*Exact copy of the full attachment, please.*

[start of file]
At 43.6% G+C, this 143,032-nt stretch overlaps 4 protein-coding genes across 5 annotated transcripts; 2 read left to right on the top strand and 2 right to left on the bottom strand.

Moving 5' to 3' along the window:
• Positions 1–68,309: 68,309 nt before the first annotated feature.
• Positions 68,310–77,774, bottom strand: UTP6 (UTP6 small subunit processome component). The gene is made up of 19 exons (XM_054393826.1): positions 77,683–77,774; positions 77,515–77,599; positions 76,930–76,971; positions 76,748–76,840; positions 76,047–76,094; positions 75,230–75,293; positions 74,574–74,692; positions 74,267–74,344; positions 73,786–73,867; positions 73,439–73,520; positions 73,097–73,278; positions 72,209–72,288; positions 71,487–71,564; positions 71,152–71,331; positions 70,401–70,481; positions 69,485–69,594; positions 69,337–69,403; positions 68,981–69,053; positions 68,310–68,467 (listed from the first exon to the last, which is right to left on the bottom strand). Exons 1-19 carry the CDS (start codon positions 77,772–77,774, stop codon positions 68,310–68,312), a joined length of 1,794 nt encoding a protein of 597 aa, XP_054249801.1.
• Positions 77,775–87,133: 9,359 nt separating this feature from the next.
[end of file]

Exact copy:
At 43.6% G+C, this 143,032-nt stretch overlaps 4 protein-coding genes across 5 annotated transcripts; 2 read left to right on the top strand and 2 right to left on the bottom strand.

Moving 5' to 3' along the window:
• Positions 1–68,309: 68,309 nt before the first annotated feature.
• Positions 68,310–77,774, bottom strand: UTP6 (UTP6 small subunit processome component). The gene is made up of 19 exons (XM_054393826.1): positions 77,683–77,774; positions 77,515–77,599; positions 76,930–76,971; positions 76,748–76,840; positions 76,047–76,094; positions 75,230–75,293; positions 74,574–74,692; positions 74,267–74,344; positions 73,786–73,867; positions 73,439–73,520; positions 73,097–73,278; positions 72,209–72,288; positions 71,487–71,564; positions 71,152–71,331; positions 70,401–70,481; positions 69,485–69,594; positions 69,337–69,403; positions 68,981–69,053; positions 68,310–68,467 (listed from the first exon to the last, which is right to left on the bottom strand). Exons 1-19 carry the CDS (start codon positions 77,772–77,774, stop codon positions 68,310–68,312), a joined length of 1,794 nt encoding a protein of 597 aa, XP_054249801.1.
• Positions 77,775–87,133: 9,359 nt separating this feature from the next.